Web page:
World Politics

Premier Smith says restraint needed in Alberta budget 2024, vows to build Heritage Fund

Alberta energy grid woes renew concerns over climate change and infrastructure - National

Alberta Premier Danielle Smith promised not to cut spending this year in a pre-budget speech on Wednesday but said the province still needs to show more restraint than previously expected.

In a pre-budget, eight-minute paid prime time televised speech, Smith said lower resource revenues and the volatile price of oil and gas have prompted the government to think of a long-term strategic financial plan to have a “stable, balanced budget.”

In short, Smith said the province must, in the long-term, get off the rollercoaster ride that is relying on oil and gas prices.

Those challenges are caused by the province’s “unsustainable” dependence on a non-renewable resource, according to Smith, and Alberta can no longer rely on billions of dollars in resource revenues to balance the budget.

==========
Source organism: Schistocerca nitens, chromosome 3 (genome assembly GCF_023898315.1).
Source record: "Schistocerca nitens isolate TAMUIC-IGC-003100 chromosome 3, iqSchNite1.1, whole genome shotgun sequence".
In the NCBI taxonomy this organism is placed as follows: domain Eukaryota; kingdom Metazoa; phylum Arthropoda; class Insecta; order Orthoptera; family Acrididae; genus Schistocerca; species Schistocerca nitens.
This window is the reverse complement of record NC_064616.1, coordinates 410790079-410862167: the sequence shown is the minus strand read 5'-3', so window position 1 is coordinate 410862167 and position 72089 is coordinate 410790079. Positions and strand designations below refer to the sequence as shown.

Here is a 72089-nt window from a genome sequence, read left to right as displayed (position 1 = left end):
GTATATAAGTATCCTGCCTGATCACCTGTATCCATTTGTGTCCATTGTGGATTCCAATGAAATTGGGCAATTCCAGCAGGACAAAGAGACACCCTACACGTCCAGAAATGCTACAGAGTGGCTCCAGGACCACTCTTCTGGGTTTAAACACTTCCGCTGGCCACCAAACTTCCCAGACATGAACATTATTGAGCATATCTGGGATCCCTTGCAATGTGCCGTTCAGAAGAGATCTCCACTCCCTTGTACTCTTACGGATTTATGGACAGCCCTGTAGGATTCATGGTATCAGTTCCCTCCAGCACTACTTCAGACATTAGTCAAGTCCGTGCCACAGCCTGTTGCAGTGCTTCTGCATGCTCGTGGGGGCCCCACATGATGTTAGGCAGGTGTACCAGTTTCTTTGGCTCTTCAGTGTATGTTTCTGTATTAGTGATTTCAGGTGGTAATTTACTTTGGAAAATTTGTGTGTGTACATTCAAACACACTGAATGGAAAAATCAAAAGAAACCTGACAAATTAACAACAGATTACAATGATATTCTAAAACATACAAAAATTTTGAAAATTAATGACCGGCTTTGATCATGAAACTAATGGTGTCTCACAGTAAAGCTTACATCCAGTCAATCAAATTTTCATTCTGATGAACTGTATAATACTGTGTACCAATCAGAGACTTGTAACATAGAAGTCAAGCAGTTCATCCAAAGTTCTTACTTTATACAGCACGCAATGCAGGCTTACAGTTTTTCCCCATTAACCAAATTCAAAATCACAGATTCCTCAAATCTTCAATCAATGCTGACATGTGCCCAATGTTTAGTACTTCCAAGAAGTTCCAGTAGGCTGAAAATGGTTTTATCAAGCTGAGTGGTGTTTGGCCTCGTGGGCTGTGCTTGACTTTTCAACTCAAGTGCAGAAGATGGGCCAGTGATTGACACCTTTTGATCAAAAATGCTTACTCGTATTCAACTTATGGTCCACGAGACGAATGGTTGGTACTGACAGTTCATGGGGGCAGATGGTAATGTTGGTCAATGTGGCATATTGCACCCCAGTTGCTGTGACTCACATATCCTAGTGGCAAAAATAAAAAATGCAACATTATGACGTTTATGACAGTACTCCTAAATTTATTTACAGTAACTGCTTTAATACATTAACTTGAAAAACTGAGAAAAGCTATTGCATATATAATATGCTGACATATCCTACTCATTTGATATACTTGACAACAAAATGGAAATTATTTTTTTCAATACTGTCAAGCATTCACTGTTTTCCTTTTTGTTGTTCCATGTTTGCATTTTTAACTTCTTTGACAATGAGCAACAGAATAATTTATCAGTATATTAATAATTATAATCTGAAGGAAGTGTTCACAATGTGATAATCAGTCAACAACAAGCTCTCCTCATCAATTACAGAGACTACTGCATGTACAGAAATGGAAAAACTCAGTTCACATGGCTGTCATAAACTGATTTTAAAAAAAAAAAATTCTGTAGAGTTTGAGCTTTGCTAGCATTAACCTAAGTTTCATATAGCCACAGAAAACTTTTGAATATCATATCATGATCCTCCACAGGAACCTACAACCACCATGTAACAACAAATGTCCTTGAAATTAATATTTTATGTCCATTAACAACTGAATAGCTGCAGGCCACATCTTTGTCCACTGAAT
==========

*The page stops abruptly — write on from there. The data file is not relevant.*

The speech comes before the United Conservative government unveiled its budget for 2024, which is scheduled for Feb. 28. The province previously forecast a surplus of $5.5 billion in 2023-24 during its mid-year fiscal update.

Story continues below advertisement

“Thankfully, we had a good year and we’ll collect enough resource revenues to cover that $16 billion, with a few billion leftover to pay towards our provincial debt and savings for the future,” Smith said during Wednesday’s address.

“That said, we simply cannot continue to rely on $16 billion or more in resource revenues to balance our budget year in and out.”

Get the latest National news.

Sent to your email, every day.

“That is a recipe for massive debt and cuts to health and education when the price of oil takes a dip for a year or two or more.”

Smith also said the United Conservative government will not increase sales taxes but will instead renew investments into Alberta’s Heritage Savings Trust Fund, which was established in 1976 to collect a portion of the province’s non-renewable revenues for “future generations.”

According to the Alberta government, the initial investment of $2.2 billion has grown to $21.2 billion as of March 31, 2023.

Smith said previous governments did not re-invest in the fund for various reasons, losing between $12 billion to $25 billion per year in revenue.

Smith said the United Conservative government plans to reinvest $3 billion of surplus and investment income back into the Heritage Fund, increasing its value to $25 billion and putting the province “back on track.”

The goal is to have…

Click Here to Read the Full Original Article at : Politics…